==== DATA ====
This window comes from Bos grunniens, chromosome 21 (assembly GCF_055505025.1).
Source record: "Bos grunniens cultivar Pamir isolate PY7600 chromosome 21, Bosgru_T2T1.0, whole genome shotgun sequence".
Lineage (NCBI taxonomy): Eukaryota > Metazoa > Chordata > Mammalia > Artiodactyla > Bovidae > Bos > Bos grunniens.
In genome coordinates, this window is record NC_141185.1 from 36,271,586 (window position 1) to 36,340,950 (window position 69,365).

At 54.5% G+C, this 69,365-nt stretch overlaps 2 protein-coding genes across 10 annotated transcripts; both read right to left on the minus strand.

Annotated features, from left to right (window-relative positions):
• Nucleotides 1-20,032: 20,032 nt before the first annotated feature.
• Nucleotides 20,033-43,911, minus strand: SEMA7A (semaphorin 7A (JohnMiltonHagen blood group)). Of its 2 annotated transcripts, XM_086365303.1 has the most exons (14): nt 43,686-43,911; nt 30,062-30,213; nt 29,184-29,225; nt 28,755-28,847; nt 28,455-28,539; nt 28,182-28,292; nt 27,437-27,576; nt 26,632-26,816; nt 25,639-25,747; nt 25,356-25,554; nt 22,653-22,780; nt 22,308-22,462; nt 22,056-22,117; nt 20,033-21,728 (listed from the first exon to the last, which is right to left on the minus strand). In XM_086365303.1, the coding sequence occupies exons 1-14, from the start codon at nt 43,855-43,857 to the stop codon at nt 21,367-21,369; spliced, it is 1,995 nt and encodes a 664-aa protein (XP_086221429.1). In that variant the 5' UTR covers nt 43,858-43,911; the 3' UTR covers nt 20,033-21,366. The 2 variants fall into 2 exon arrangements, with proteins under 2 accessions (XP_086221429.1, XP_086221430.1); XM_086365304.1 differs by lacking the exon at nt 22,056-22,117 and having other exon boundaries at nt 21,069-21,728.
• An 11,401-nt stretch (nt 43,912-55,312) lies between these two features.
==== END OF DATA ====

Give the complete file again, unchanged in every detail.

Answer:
This window comes from Bos grunniens, chromosome 21 (assembly GCF_055505025.1).
Source record: "Bos grunniens cultivar Pamir isolate PY7600 chromosome 21, Bosgru_T2T1.0, whole genome shotgun sequence".
Lineage (NCBI taxonomy): Eukaryota > Metazoa > Chordata > Mammalia > Artiodactyla > Bovidae > Bos > Bos grunniens.
In genome coordinates, this window is record NC_141185.1 from 36,271,586 (window position 1) to 36,340,950 (window position 69,365).

At 54.5% G+C, this 69,365-nt stretch overlaps 2 protein-coding genes across 10 annotated transcripts; both read right to left on the minus strand.

Annotated features, from left to right (window-relative positions):
• Nucleotides 1-20,032: 20,032 nt before the first annotated feature.
• Nucleotides 20,033-43,911, minus strand: SEMA7A (semaphorin 7A (JohnMiltonHagen blood group)). Of its 2 annotated transcripts, XM_086365303.1 has the most exons (14): nt 43,686-43,911; nt 30,062-30,213; nt 29,184-29,225; nt 28,755-28,847; nt 28,455-28,539; nt 28,182-28,292; nt 27,437-27,576; nt 26,632-26,816; nt 25,639-25,747; nt 25,356-25,554; nt 22,653-22,780; nt 22,308-22,462; nt 22,056-22,117; nt 20,033-21,728 (listed from the first exon to the last, which is right to left on the minus strand). In XM_086365303.1, the coding sequence occupies exons 1-14, from the start codon at nt 43,855-43,857 to the stop codon at nt 21,367-21,369; spliced, it is 1,995 nt and encodes a 664-aa protein (XP_086221429.1). In that variant the 5' UTR covers nt 43,858-43,911; the 3' UTR covers nt 20,033-21,366. The 2 variants fall into 2 exon arrangements, with proteins under 2 accessions (XP_086221429.1, XP_086221430.1); XM_086365304.1 differs by lacking the exon at nt 22,056-22,117 and having other exon boundaries at nt 21,069-21,728.
• An 11,401-nt stretch (nt 43,912-55,312) lies between these two features.